Standing in a line of thousands outside an arena at Colorado State University, Aleksandr Cronk contemplated the grim possibility that the man he was waiting to see, Bernie Sanders, may not make it to the November ballot and he’d have to decide whether to vote for Hillary Clinton.
Like millions of young voters nationwide, Cronk has been electrified by Sanders’ longshot bid for the Democratic presidential nomination. Even as Clinton has racked up a commanding lead in the contest, she’s overwhelmingly losing voters between ages 18 and 29 in early-voting states. Her lukewarm reception among people like Cronk points to a challenge for her in November, should she win the nomination. Overwhelming support from young voters twice helped secure the White House for Barack Obama.
“I don’t think there’s going to be a lot of change” if Clinton wins, said Cronk, 21. Like many younger voters he’s especially alarmed by income inequality, the issue that Sanders has made a centerpiece of his campaign. “The Clintons don’t really stand in that position very well.”
Clinton’s weakness with younger voters has stood out consistently this year — she lost Democratic primary voters who are aged 18 to 29 by 70 points in Iowa, 68 points in New Hampshire and 25 points on Super Tuesday, when she won seven of the 11 states in play for Democrats.
“Hillary’s weakness with millennials has to be very worrisome for the Democratic Party,” said Simon Rosenberg, president of the New Democrat Network, a center-left advocacy group. “What you’re seeing is the millennial generation has essentially seceded from the Democratic establishment.”
Obama’s presidential campaigns showed the power of voters under 30, who gave him 2-1 support in both 2008 and 2012. In 2016, even more millennials than Baby Boomers are eligible to vote, and they make up a large share of potential voters in battleground states such as Ohio, Pennsylvania and Iowa, demographers say.
For months Clinton tried to connect with younger voters through famous supporters such as singer Katy Perry and actor Lena Dunham. She embraced the anti-police-brutality movement Black Lives Matter, spearheaded by young African-Americans, and vowed to expand President Obama’s deportation relief for young people in the country illegally and their families. She promised debt-free college for all, only to be one-upped by Sanders’ pledge of free college for all.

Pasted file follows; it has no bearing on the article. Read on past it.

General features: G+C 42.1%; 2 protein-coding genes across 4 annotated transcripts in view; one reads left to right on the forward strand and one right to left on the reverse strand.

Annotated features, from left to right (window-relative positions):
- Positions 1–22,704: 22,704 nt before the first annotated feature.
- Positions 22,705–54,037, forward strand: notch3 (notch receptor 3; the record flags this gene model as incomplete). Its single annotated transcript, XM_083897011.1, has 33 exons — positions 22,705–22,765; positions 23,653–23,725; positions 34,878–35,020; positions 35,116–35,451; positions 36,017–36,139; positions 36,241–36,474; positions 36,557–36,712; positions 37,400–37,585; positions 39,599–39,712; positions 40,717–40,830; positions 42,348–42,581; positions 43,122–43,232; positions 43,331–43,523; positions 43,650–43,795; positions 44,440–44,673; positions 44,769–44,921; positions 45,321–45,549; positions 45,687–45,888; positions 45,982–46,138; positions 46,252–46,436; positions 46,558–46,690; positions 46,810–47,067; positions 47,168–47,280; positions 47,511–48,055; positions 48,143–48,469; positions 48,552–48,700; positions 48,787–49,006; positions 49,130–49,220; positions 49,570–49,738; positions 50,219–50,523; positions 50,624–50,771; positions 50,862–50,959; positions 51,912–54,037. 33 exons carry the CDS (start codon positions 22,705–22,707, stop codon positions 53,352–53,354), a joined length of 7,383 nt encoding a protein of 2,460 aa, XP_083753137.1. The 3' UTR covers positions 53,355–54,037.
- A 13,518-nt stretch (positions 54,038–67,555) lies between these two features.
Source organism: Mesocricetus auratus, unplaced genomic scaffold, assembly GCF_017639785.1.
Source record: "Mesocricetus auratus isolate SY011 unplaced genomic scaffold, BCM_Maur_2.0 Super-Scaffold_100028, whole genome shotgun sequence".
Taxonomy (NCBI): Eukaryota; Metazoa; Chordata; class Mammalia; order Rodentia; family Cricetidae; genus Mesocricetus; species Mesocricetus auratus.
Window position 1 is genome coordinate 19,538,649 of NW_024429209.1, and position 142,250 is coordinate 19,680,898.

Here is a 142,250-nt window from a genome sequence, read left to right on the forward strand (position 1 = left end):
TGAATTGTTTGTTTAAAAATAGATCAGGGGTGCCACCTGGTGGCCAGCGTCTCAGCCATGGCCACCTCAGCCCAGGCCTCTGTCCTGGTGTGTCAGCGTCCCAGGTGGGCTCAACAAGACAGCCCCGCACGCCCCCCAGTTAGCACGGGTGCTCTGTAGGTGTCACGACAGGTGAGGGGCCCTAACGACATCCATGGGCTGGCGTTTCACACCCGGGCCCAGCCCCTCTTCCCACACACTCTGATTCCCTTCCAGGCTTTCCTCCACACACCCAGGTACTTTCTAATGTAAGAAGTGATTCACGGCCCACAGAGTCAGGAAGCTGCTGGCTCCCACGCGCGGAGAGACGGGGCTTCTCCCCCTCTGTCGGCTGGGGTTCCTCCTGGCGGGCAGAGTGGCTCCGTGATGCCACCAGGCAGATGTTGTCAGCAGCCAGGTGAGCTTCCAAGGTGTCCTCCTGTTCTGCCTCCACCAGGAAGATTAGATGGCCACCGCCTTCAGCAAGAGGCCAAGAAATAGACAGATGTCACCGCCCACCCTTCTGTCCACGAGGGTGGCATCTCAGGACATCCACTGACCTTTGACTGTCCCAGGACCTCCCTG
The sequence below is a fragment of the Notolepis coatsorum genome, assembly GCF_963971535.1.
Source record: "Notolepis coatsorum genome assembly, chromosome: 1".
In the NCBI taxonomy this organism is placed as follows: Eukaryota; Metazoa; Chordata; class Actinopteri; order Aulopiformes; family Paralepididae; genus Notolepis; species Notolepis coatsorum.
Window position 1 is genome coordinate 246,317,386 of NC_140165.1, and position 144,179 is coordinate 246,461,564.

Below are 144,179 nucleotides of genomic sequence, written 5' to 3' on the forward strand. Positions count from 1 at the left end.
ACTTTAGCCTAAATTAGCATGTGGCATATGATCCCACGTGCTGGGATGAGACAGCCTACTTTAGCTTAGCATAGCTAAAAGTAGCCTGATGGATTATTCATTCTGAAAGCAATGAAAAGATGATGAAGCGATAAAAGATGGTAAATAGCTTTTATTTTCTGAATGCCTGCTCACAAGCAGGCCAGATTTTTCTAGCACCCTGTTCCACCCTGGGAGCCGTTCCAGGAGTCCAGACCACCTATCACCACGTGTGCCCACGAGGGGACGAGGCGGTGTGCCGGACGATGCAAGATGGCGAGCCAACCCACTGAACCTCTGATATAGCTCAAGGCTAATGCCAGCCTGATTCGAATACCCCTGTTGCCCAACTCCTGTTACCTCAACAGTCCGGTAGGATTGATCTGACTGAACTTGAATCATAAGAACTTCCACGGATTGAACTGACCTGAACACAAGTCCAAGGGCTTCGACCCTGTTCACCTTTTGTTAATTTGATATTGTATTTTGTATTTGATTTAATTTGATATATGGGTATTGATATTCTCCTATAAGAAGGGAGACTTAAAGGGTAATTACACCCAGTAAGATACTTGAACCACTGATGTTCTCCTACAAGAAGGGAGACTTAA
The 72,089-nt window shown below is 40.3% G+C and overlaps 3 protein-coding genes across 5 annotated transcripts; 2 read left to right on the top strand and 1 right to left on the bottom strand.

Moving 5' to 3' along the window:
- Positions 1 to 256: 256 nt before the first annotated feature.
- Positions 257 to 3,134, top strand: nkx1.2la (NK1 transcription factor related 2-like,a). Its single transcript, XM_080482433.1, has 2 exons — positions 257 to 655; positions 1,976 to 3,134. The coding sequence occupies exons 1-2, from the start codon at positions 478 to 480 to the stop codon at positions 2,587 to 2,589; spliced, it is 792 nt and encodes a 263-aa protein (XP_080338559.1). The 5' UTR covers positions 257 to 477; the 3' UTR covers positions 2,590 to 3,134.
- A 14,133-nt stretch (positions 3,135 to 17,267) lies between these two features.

Clinton has acknowledged she’s fallen short, saying she has to work harder to convince young people she will help them. When an Iowa college student asked her in January why so many other youths found her dishonest, Clinton blamed decades of Republican attacks.
“I have been around a long time and people have thrown all kinds of things at me and I can’t keep up with it,” replied Clinton. “If you are new to politics and it’s the first time you’ve really paid attention, you go, ‘Oh my gosh, look at all of this.'”
Joelle Gamble of the Roosevelt Institute, a liberal New York think-tank, said young voters are increasingly distrustful of institutions like political parties. She noted that, on the Republican side, many have rallied around Texas Sen. Ted Cruz, who boasts of how hated he is by Washington Republicans.
“I don’t think there’s any one candidate that can fix this,” she said.
Sanders, a socialist senator who was an independent until launching his quixotic Democratic primary run last year, has come the closest. His call for a political revolution has reached people like Daniel Harty, a 21-year-old computer science student in Las Vegas who once saw himself as a libertarian but registered as a Democrat to support Sanders. Should Clinton be the nominee, Harty said, he’d never back her. “Hillary Clinton doesn’t seem like a genuine person,” Harty said. “She changes her opinions based on what’s politically expedient.”
Jay Morris, 24, of Oklahoma City, has $72,000 in student debt and no job. A Sanders supporter, he said he’d never back Clinton. “I think she’s completely entrenched in the political machine,” he said. “I just wouldn’t vote.”
Michelle Williams, 20, a natural resources student, didn’t pay attention to politics until the hashtag #FeeltheBern began popping up in her social media feeds. She was excited to see Sanders speak in Fort Collins. “He keeps it real about how America truly is,” she said. But she would drop out of politics if the nominee were Clinton. “She’s weird,” Williams said.
Cronk has a running debate with his parents about his support of Sanders. They’re Clinton voters, fearful of what Republicans could do to Sanders in a general election. Cronk, on the other hand, was in elementary school when a Republican last won a presidential election and believes the increasing divide between the wealthy and everyone else demands dramatic action.
He worries whether he’ll be able to have the same life as his parents, a librarian and part-time teacher who own a house in a nice San Diego, California, neighborhood. “To see how quickly the gap is increasing is kind of scary,” he said.
Cronk said that, if it came down to it, he’d vote for Clinton in a general election. She’d be better than whoever emerges from the Republican primary, he said. “You feel kind of forced.”
Associated Press writer Catherine Lucey in Oklahoma City contributed to this report.
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